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How is depression treated?

Depression treatment often incorporates anti-depressant medicine and psychotherapy. Psychotherapy alone, involving cognitive and behavioral awareness and change as well as interpersonal training, education, and family therapy, may effectively treat mild cases of mental depression. Untreated depression can worsen and become more resistant to treatment.

The newest class of anti-depressant medications increase the availability in the brain of serotonin, dopamine, and norepinephrine and include venlafaxine (trade name Effexor), nefazodone (trade name Serzone), bupropion (trade name Wellbutrin), mirtazapine (trade name Remeron), and trazodone (trade name Desyrel).

Anti-depressant medications classified as selective serotonin reuptake inhibitors (SSRIs) include escitalopram (trade name Lexapro), citalopram (trade name Celexa), fluoxetine (trade name Prozac), paroxetine (trade name Paxil), and sertraline (trade name Zoloft). These anti depression drugs allow the neurotransmitter serotonin to remain active longer at brain nerve terminals.

The tricyclic antidepressants (TCAs) appear to treat clinical depression as effectively as SSRIs by increasing the brain levels of serotonin and norepinephrine and include amitriptyline (trade name Elavil), desipramine (trade name Norpramin), imipramine (trade name Toframil), and nortriptyline (trade names Aventyl, Pamelor).

The older class of anti-depressants, known as monoamine oxidase inhibitors (MAOIs), increases brain levels of serotonin and norepinephrine to treat clinical depression but is associated with more severe side effects and requires tyramine-containing dietary restrictions. MAOIs include phenelzine (trade name Nardil) and tranylcypromine (trade name Parnate).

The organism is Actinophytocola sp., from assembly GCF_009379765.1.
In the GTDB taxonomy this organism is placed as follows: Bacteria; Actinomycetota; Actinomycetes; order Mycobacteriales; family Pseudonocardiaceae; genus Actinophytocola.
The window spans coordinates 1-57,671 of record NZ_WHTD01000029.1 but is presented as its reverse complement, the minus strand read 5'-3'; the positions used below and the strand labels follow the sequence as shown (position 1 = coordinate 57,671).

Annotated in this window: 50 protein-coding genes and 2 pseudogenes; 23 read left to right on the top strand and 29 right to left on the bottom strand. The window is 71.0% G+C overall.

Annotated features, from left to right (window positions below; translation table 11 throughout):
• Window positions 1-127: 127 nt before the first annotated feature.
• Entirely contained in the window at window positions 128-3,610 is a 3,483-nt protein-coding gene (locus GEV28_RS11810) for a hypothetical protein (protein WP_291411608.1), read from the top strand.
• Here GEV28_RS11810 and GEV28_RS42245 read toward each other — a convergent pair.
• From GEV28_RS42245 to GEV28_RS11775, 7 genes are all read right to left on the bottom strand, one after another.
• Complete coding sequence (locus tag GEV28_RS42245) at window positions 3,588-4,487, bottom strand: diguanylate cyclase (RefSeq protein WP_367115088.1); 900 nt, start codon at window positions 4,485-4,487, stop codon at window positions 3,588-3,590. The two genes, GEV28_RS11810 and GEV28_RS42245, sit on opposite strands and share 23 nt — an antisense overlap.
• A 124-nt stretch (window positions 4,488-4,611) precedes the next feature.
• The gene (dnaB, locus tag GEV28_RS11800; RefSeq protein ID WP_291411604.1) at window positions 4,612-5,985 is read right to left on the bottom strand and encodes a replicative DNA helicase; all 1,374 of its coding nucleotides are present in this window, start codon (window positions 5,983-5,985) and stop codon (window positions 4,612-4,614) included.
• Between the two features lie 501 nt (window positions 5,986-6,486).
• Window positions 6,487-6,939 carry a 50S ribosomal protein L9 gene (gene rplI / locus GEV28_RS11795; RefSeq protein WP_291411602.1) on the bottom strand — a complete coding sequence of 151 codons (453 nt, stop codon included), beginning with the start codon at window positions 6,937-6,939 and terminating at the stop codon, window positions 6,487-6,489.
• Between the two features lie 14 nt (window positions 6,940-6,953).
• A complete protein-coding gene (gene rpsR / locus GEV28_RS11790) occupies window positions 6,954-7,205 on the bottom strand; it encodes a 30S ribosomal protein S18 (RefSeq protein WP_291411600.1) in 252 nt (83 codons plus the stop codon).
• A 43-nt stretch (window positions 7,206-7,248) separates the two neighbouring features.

The herb St. John's wort treats mild to moderate depression symptoms more effectively than a placebo (inactive compound) but has not been scientifically evaluated against antidepressant drugs.

Clinical depression symptoms are improved in approximately half the people who take anti-depressant medication. Improvement may not be apparent for up to 8 weeks after the initiation of treatment, and depression medicine should be continued for at least 6 months after recovery from major depression to prevent relapse.

Bipolar disease is chronic and is most effectively treated continuously with mood-stabilizers and psychosocial therapy. Lithium is the standard manic depression treatment and the anticonvulsants valproate (trade name Depakote) and carbamazepine (trade name Tegretol) stabilize mania and depression in many people. Clozapine (trade name Clozaril) may stabilize mood in patients resistant to other mood stabilizers, and olanzapine (trade name Zyprexa) appears to effectively control mania and psychotic depression. Other medications, such as antidepressants or antipsychotics, can be added to treat episodes of mania or depression.

When depression symptoms are not alleviated by standard anti-depressant medicine and therapy, electroconvulsive therapy (ECT) may improve symptoms.

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